Be prepared for probably at least 10 posts on Gary Hart.
I've been reading All the Truth is Out which is largely about the week that Gary Hart's affair went public and the ramifications of his downfall. There is perhaps no politician that I identify with more than Gary Hart at a personal level. Perhaps that is why the book has become somewhat of an obsession for me, along with What it Takes. He comes off as a self-obsessed asshole who hates himself almost as much as he hates everyone else. Which, to be fair, he probably is. And to be fairer, I definitely am. Beyond that, his tics, his style of speaking, his lack of confidence in himself, his stubborness, his unwillingness to listen to others for advice, all of these things remind me of myself. I despair, profoundly.
Those on the left hate him because he probably did more to usher in the Democratic Leadership Council than any other person beyond Bill Clinton. He pissed off labor unions because, I'm guessing, he still held a grudge for the AFL-CIO for endorsing Richard Nixon instead of George McGovern. You know what? That was a stupid decision for the AFL-CIO and I still think to a degree that Hart was justified in harboring this anger.
Those on the right hate him because he authored reports from 1999-2001 arguing that the biggest threat for the 21st century would be stateless terrorists and then, of course, George W. Bush and his administration ignored the report to little or no consequences. Then he rejected the notion that the Iraqi war should be supported by Democrats or Americans for that matter. He argued that this would further destabilize the region and not actually go after the problem of terrorists. Of course, they're mostly upset that he couldn't keep it in his pants long enough to become the nominee and have this scandal unfold in the middle of the general election. Of course George H.W. Bush won 1988 pretty handily, so it's mostly water under the bridge now.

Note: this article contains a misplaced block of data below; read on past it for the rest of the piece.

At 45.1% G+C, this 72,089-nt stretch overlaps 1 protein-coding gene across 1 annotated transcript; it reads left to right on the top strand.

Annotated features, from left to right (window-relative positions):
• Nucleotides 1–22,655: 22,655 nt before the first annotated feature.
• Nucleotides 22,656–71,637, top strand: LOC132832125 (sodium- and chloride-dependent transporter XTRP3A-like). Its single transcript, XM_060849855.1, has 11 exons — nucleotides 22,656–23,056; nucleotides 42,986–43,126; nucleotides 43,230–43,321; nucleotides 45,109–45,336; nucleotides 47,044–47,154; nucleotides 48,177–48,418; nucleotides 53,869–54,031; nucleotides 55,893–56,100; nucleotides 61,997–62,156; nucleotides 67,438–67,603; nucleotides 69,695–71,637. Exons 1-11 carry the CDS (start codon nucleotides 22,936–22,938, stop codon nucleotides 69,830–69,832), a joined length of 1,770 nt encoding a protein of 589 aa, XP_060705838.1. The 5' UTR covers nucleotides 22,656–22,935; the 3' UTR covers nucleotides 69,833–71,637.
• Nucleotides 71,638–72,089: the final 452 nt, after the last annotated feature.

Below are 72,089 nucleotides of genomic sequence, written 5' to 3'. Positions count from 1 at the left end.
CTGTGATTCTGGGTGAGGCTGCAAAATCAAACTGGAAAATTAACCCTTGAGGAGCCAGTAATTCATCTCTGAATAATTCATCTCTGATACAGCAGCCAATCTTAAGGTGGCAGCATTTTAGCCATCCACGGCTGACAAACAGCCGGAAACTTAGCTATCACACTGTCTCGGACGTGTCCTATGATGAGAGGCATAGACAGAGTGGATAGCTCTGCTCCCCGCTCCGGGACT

I say all this to bring up the point of this post. Hart talks to Matt Bai, the author of this book, and talks about his despair over losing the Dem nomination. But moreso, the problem that Hart expressed is that he knew he would be a great President if he could get elected his way. He failed and in his own words admits in a memo soon after the affair that he despairs profoundly.
Hart relays his greatest despair about not winning the nomination and does it with his traditional style of bringing up theology and is able to hit on the biggest fear that I have and what causes me the greatest anxiety of my life.
To paraphrase Gary Hart and the Bible, we have the parable of the talents.
Jesus tells the story of the master going on a trip. And he gives the three servants talents, a talent being a form of money. And to one he gave ten talents, to one he gave five, and to one he gave one. And he said, ‘You are to be the stewards of these talents. And manage them wisely for me.’ “He comes back from the trip and he asks all of the three servants how they managed the money that he’d given them. The ten-talent man had invested it and made some money. The five-talent man had wisely invested. But the one-talent man was afraid to lose it, and he buried it, and he just had the one talent to give back. And the master condemned him and said, ‘You are not a faithful servant, because you didn’t use your talents wisely.
And to quote Matt Bai and Gary Hart giving words to my fears and anxieties:
“Well, this haunts me,” Hart said, looking directly at me in the darkness, his eyes brimming and red. “Because I think you are given certain talents. And you are judged by how you use those talents. And to the degree I believe in some kind of hereafter or transmigration of the soul, I will be judged by how I did or did not use the talents that I was given. And I don’t think I’ve used them very well.”
And I don't think I have either.